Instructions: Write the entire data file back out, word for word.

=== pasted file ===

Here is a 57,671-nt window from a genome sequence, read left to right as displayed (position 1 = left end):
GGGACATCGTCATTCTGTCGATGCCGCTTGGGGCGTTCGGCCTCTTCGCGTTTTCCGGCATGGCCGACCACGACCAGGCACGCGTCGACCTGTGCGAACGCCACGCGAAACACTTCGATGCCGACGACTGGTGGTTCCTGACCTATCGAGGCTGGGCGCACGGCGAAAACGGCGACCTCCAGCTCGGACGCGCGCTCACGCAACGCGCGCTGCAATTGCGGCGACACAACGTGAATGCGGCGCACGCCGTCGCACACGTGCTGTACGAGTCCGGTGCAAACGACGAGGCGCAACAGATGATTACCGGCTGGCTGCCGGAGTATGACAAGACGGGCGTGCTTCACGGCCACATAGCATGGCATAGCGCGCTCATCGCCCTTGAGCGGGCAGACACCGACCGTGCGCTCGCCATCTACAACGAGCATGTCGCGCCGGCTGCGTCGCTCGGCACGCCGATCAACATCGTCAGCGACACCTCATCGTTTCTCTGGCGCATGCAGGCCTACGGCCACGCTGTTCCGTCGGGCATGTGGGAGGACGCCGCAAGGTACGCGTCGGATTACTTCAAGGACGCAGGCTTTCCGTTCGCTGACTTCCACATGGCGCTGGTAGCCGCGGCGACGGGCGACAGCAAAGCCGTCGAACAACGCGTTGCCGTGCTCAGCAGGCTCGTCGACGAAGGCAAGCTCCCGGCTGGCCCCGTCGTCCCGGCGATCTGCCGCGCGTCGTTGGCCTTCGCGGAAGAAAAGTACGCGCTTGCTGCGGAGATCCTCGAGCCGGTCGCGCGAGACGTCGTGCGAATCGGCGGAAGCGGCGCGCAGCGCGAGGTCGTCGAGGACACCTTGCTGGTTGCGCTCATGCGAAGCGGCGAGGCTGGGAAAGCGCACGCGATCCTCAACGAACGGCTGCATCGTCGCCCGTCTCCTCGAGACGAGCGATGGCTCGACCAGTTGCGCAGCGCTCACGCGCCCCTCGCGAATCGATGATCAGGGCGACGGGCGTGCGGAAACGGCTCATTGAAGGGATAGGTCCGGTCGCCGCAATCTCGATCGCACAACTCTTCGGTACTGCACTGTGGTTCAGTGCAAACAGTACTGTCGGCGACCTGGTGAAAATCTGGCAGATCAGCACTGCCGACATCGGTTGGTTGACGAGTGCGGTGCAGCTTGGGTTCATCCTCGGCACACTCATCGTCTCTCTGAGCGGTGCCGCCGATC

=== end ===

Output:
Here is a 57,671-nt window from a genome sequence, read left to right as displayed (position 1 = left end):
GGGACATCGTCATTCTGTCGATGCCGCTTGGGGCGTTCGGCCTCTTCGCGTTTTCCGGCATGGCCGACCACGACCAGGCACGCGTCGACCTGTGCGAACGCCACGCGAAACACTTCGATGCCGACGACTGGTGGTTCCTGACCTATCGAGGCTGGGCGCACGGCGAAAACGGCGACCTCCAGCTCGGACGCGCGCTCACGCAACGCGCGCTGCAATTGCGGCGACACAACGTGAATGCGGCGCACGCCGTCGCACACGTGCTGTACGAGTCCGGTGCAAACGACGAGGCGCAACAGATGATTACCGGCTGGCTGCCGGAGTATGACAAGACGGGCGTGCTTCACGGCCACATAGCATGGCATAGCGCGCTCATCGCCCTTGAGCGGGCAGACACCGACCGTGCGCTCGCCATCTACAACGAGCATGTCGCGCCGGCTGCGTCGCTCGGCACGCCGATCAACATCGTCAGCGACACCTCATCGTTTCTCTGGCGCATGCAGGCCTACGGCCACGCTGTTCCGTCGGGCATGTGGGAGGACGCCGCAAGGTACGCGTCGGATTACTTCAAGGACGCAGGCTTTCCGTTCGCTGACTTCCACATGGCGCTGGTAGCCGCGGCGACGGGCGACAGCAAAGCCGTCGAACAACGCGTTGCCGTGCTCAGCAGGCTCGTCGACGAAGGCAAGCTCCCGGCTGGCCCCGTCGTCCCGGCGATCTGCCGCGCGTCGTTGGCCTTCGCGGAAGAAAAGTACGCGCTTGCTGCGGAGATCCTCGAGCCGGTCGCGCGAGACGTCGTGCGAATCGGCGGAAGCGGCGCGCAGCGCGAGGTCGTCGAGGACACCTTGCTGGTTGCGCTCATGCGAAGCGGCGAGGCTGGGAAAGCGCACGCGATCCTCAACGAACGGCTGCATCGTCGCCCGTCTCCTCGAGACGAGCGATGGCTCGACCAGTTGCGCAGCGCTCACGCGCCCCTCGCGAATCGATGATCAGGGCGACGGGCGTGCGGAAACGGCTCATTGAAGGGATAGGTCCGGTCGCCGCAATCTCGATCGCACAACTCTTCGGTACTGCACTGTGGTTCAGTGCAAACAGTACTGTCGGCGACCTGGTGAAAATCTGGCAGATCAGCACTGCCGACATCGGTTGGTTGACGAGTGCGGTGCAGCTTGGGTTCATCCTCGGCACACTCATCGTCTCTCTGAGCGGTGCCGCCGATC